Late mother smothers daughters in some powerfully 'Ugly Ways'

October 24, 1993|By Chris Kridler

Title: "Ugly Ways"

Author: Tina McElroy Ansa

Publisher: Harcourt Brace & Co.

Length, price: 277 pages, $19.95 Mom just won't get off the Lovejoy sisters' backs. Even though she's dead.

That's the gist of "Ugly Ways," Tina McElroy Ansa's vivid and wise second novel (after "Baby of the Family"). She sustains the story's narrow focus with humor and heartfelt empathy for these three women, almost literally haunted by their "Mudear."

If it hadn't been for the "change" in Mudear, when she suddenly stopped fulfilling every facet of her role as a traditional mother, the sisters might never have been so close to each other. While their father supported them financially, the girls had to support themselves emotionally. So when they come together in their hometown to bury the woman who left them with both strength and scars, their hearts swing open and the family foibles get a good airing.

Betty, who is almost a surrogate mother to her younger siblings, is a successful owner of two hair salons but has constantly scrutinized herself to see if she is as "big-boned" as Mudear says. Emily consults her psychic and her analyst with alarming regularity. Annie Ruth, an anchorwoman, is bothered more than anything by a burgeoning plague of cats that only she can see.

None has a successful long-term relationship with a man, maybe because Mudear always said, "A man don't give a damn about you."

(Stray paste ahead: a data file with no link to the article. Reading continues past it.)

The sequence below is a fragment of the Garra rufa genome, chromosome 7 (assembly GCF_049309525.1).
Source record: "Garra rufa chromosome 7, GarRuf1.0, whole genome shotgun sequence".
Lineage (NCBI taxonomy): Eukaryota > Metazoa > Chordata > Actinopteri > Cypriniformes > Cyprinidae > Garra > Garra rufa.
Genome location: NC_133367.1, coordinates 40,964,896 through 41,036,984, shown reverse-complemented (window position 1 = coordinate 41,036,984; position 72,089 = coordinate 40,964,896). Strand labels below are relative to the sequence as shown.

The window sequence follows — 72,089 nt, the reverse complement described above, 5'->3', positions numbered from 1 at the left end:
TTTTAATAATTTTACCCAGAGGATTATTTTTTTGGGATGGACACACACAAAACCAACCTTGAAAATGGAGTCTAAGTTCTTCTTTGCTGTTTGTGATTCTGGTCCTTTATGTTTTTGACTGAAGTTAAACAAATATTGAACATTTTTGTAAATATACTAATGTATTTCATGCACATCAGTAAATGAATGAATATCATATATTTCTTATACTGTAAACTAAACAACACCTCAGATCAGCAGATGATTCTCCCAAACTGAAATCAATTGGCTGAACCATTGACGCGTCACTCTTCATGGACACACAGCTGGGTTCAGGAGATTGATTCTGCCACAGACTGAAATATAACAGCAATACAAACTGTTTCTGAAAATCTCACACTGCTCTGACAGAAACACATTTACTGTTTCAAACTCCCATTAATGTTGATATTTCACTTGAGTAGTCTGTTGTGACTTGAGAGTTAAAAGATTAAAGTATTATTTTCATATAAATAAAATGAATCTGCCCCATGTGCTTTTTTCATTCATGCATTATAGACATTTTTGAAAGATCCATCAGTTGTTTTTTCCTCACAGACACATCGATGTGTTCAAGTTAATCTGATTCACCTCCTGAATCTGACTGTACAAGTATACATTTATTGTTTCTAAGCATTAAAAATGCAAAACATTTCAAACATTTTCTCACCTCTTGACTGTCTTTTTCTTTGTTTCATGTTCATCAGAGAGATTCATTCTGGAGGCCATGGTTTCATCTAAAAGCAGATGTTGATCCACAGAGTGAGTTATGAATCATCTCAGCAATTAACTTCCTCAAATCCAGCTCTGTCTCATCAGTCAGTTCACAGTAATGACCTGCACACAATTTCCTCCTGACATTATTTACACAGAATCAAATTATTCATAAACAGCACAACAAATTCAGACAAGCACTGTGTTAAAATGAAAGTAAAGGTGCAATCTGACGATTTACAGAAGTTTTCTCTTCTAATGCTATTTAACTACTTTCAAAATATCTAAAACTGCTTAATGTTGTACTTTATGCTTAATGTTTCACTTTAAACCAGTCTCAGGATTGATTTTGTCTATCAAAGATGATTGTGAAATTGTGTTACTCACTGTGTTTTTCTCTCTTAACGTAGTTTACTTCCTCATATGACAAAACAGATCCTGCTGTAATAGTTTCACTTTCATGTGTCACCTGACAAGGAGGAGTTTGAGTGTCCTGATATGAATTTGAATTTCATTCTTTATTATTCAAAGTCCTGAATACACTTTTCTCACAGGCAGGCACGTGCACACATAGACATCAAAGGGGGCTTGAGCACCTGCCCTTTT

Mudear was an extraordinary woman, they all agree. They even hold her in some awe, for Mudear didn't do housework, didn't cook for her family, and rarely spoke to them unless she wanted to get their reaction to something she'd noticed in a magazine or during her marathons of watching television. She slept through much of the day and worked miracles in her garden at night.

But Mudear's method of building character in her daughters left them grasping for guidance. As Ms. Ansa's story progresses, the sisters sweep their feelings further for the land mines their mother left behind, and Mudear seems less of a champion of individuality than a cold and hurtful manipulator. The girls inherit her strength and her beauty, but not her leading characteristic, the trait theyresent more than anything -- selfishness.

Even their friends in the black community, close-knit within the confines of a Southern town, regarded the family warily after Mudear's self-imposed exile. As a result, the girls grew even more isolated.

Whenever someone outside the family tried to cultivate the girls' zest for books and life, "Mudear talked about them so badly, going into their family history and failed romances and business endeavors, that the girls eventually shied away from the teachers just to shield them from Mudear."

Mudear has her own version of events, which she shares with us as she lies in her coffin:

"Those ungrateful, trifling women! Hell, I coulda just walked out and left them orphan girls. But no, I stayed so they could have the benefits of a mama. . . . God! Those girls got ugly ways about 'em sometimes."

The girls had to learn to love her emotional blackmail:

"Some respect was due her, Mudear felt, for not throwing herself down a flight of steps when she was pregnant with each one of them."

But the sisters slowly discover that just because Mudear marched to a different drummer, she didn't have the right to lead her perverse band stomping over her daughters' lives.

Ms. Ansa's strength -- in fact, her whole story -- lies in character, as each person in the family adds another dimension to the overwhelming personality of Mudear. The novel is also a tale of single, modern women that brings to mind Terry McMillan's "Waiting to Exhale." But this satisfying story is more internal, exploring the unfathomed depths of sisterly love and motherly influence.

Ms. Kridler is a copy editor on the National Desk of The Sun.

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